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I'm trying to write my JSON object to a .json file on the server. The way I'm doing this now is:

JavaScript:

function createJsonFile() {

    var jsonObject = {
        "metros" : [],
        "routes" : []
    };

    // write cities to JSON Object
    for ( var index = 0; index < graph.getVerticies().length; index++) {
        jsonObject.metros[index] = JSON.stringify(graph.getVertex(index).getData());
    }

    // write routes to JSON Object
    for ( var index = 0; index < graph.getEdges().length; index++) {
        jsonObject.routes[index] = JSON.stringify(graph.getEdge(index));
    }

    // some jQuery to write to file
    $.ajax({
        type : "POST",
        url : "json.php",
        dataType : 'json',
        data : {
            json : jsonObject
        }
    });
};

PHP:

<?php
   $json = $_POST['json'];
   $info = json_encode($json);

   $file = fopen('new_map_data.json','w+');
   fwrite($file, $info);
   fclose($file);
?>

It is writing fine and the information seems to be correct, but it is not rendering properly. It is coming out as:

{"metros":["{\"code\":\"SCL\",\"name\":\"Santiago\",\"country\":\"CL\",\"continent\":\"South America\",\"timezone\":-4,\"coordinates\":{\"S\":33,\"W\":71},\"population\":6000000,\"region\":1}",

... but I'm expecting this:

"metros" : [
    {
        "code" : "SCL" ,
        "name" : "Santiago" ,
        "country" : "CL" ,
        "continent" : "South America" ,
        "timezone" : -4 ,
        "coordinates" : {"S" : 33, "W" : 71} ,
        "population" : 6000000 ,
        "region" : 1
    } ,

Why am I getting all of these slashes and why it is all on one line?

 Answers

2

You are double-encoding. There is no need to encode in JS and PHP, just do it on one side, and just do it once.

// step 1: build data structure
var data = {
    metros: graph.getVerticies(),
    routes: graph.getEdges()
}

// step 2: convert data structure to JSON
$.ajax({
    type : "POST",
    url : "json.php",
    data : {
        json : JSON.stringify(data)
    }
});

Note that the dataType parameter denotes the expected response type, not the the type you send the data as. Post requests will be sent as application/x-www-form-urlencoded by default.

I don't think you need that parameter at all. You could trim that down to:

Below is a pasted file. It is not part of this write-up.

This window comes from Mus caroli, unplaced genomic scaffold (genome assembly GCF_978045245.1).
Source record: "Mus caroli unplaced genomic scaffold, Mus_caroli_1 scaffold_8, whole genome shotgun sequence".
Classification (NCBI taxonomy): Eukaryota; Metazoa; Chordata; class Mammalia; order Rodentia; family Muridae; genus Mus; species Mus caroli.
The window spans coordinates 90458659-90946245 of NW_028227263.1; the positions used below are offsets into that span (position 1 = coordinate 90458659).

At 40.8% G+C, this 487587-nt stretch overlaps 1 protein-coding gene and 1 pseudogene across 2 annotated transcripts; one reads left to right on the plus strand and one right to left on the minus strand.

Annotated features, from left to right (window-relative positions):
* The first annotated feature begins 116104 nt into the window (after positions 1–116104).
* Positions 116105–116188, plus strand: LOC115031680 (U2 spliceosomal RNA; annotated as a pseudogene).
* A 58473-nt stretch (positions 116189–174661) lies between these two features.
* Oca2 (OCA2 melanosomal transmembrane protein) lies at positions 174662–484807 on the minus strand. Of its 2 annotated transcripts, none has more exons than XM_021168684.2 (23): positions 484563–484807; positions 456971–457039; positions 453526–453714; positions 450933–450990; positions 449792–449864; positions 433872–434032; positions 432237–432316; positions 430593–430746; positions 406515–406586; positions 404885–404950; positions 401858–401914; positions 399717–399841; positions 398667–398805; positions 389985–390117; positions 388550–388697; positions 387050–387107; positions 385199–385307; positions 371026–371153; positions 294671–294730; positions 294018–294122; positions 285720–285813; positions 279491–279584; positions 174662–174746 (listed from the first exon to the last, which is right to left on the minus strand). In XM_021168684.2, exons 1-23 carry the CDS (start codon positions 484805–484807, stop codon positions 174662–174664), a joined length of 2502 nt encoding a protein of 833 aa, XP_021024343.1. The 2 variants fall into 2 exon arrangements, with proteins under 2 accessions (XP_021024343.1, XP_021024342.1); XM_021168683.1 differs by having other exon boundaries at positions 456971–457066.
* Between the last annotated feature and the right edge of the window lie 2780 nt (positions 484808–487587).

$.post("json.php", {json : JSON.stringify(data)});

Then (in PHP) do:

<?php
   $json = $_POST['json'];

   /* sanity check */
   if (json_decode($json) != null)
   {
     $file = fopen('new_map_data.json','w+');
     fwrite($file, $json);
     fclose($file);
   }
   else
   {
     // user has posted invalid JSON, handle the error 
   }
?>
Wednesday, October 5, 2022
 
1

Your quick solution would be:

$("#select_coffee_talk_year").button().click(function() {
    var form = $('#coffee_talk_year');  
    var data = form.serialize();

    $.ajax({
        url: "include/scripts/select_event.php",
        type: "POST",
        data: data,
        dataType: 'json',
        success: function (select) {
            var coffee_talk = $("#coffee_talk");
            coffee_talk.fadeOut('fast', function() {
                for(i in select) {
                    row = select[i];
                    div = coffee_talk.append('<div id="row_'+i+'" />');
                    for(column in row) {
                       div.append('<span class="column_'+column+'">'+row[column]+'</span>');
                    }
                }
                coffee_talk.fadeIn();
            });
        }   
    });
    return false;
});

For a nicer approach you should lookup Moustache.js which is a client side JavaScript templating engine (which has equivalents in PHP/Java/Ruby/Python/Go and other languages and is based on Google CTemplates).

It will allow you to create HTML templates and populate them with the data you have in a variable such as the JSON variable an AJAX request might receive.

Friday, November 4, 2022
 
abhinav
 
1

You're taking a JSON string and pretending that it's a Javascript object literal. But, remember, JSON is merely named after Javascript's object notation!

You're then hoping that eval will directly evaluate this and return an object, but this is not the case.


Observations

Writing the following in the Firebug console:

eval('{"caption":"A caption","filename":"myimage_thumb.jpg"}')

will also yield a SyntaxError. (Ideally, you'd have narrowed your problem down to this!)

Interestingly, constructing an object more explicitly does work (for this input):

eval('new Object({"caption":"A caption","filename":"myimage_thumb.jpg"})')

As does just forcing the input into being a certain kind of expression, with parentheses:

eval('({"caption":"A caption","filename":"myimage_thumb.jpg"})')

Explanation

It all comes down to this statement from 12.4 in the ECMAScript standard:

Note that an ExpressionStatement cannot start with an opening curly brace because that might make it ambiguous with a Block.

This article explains the issue in depth, but in summary the solution is to use JSON.parse(res) to obtain an object from a JSON string. This is the proper approach, and it will not fail as long as your input is valid JSON.

Monday, August 8, 2022
 
ajp
 
ajp
1
sed -i '$s/}/,n"location":"canada"}/' sample.json

Result:

{"name" :"sam",
"age":23,
"designation":"doctor",
"location":"canada"}
Saturday, September 17, 2022
 
5

You need to stringify the object.

fs.writeFileSync('../data/phraseFreqs.json', JSON.stringify(output));
Sunday, August 28, 2022
 
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